One individual’s habit can be the demise of good health.
We all have those patients who stick out among others. When I check the patient schedule each morning, I look for familiar names. Either I know the patient personally outside of my clinical life, or they were remarkable in this clinic for some reason, positive or negative. With that said, one patient’s name sticks out to me every time he’s on the schedule.
The patient is a White male in his 70s whom I see periodically for suspected glaucoma. His intraocular pressure (IOP) readings have always been normal, and I suspect he has glaucoma based on the appearance of his optic nerves. An uncle on his paternal side had glaucoma but reportedly did not have any overt visual sequelae.
Every time we meet for an eye examination, he follows his salutations with the same statement: “…and remember, I smoke a cigar and drink Scotch every afternoon. So, you’re just going to have to work around that.” I laugh every time, and not out of pity for someone’s bad joke. I laugh because he means it not only to be funny but to be truthful. I always follow up with my usual spiel about how alcohol and tobacco slowly poison the body. He says something along the lines of “yeah, I know, I know.”
Our most recent interaction did, however, entice me to revisit the relationship between tobacco use—specifically smoking—and glaucoma. One could surmise that common sense would indicate that smoking is essentially harmful to every tissue in the human body; however, we need evidence-based studies.
One such study examining data in the so-called SUN cohort is a quick read and publicly available for consumption at your leisure.1 The authors of this prospective cohort study sought to assess any possible relationship between current smokers and the incidence of glaucoma, as well as assess any risk thereof with passive or former smokers.
Two aspects of this study worth noting are the size of the cohort studied and the length of time during which it was prospectively followed. Both lend credibility to the evidence grade of the study: 16,797 participants making up the final sample size were identified as not having glaucoma and were followed for a median period of 8.5 years. Data on several lifestyle aspects were obtained from the study population, including whether participants were current smokers, former smokers, or had never smoked. Other lifestyle aspects obtained included dietary habits, alcohol consumption, and exercise habits.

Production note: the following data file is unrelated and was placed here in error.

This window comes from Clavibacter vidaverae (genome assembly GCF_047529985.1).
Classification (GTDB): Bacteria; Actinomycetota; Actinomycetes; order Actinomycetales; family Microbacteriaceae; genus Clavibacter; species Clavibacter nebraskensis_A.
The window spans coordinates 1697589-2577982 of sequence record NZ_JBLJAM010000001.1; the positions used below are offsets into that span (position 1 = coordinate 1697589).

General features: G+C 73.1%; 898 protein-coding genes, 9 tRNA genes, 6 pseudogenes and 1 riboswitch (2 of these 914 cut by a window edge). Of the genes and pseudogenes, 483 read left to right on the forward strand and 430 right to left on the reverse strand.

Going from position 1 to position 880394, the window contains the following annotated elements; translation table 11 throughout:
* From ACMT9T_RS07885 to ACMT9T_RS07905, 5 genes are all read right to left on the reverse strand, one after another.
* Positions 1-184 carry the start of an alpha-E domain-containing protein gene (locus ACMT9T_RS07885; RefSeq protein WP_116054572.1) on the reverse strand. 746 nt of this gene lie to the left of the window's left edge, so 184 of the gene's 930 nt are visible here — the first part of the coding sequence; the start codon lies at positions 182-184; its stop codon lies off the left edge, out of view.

During the 8.5 years, 184 participants reported a new glaucoma diagnosis. There was a significantly higher risk of developing glaucoma during the timeline of the study among the cohort of current smokers. As the first sentence of this paragraph implies, the investigators relied on self-reported data by means of study questionnaires. This would seemingly downgrade the evidence profile of the study; however, the authors go on to explain that more than 50% of the study participants were “health professionals with a good medical knowledge” who were highly educated and highly motivated. The authors also explain that reports of a new glaucoma diagnosis were evaluated by an experienced ophthalmologist who was blinded from the questionnaire answers.
This study demonstrated the status of being a current smoker to be a significant risk factor for the development of glaucoma. Further, this relationship was found to be dose dependent. The authors iterated that larger studies were needed to confirm their findings; however, their evidence was compelling.
Back to my patient: The study focused on cigarettes; he smokes cigars. Therefore, I cannot soundly extrapolate the data of this study to his circumstance. I can say, however, that common sense would imply that he really isn’t doing anything to help himself, and I would be remiss not to make sure he was aware of that.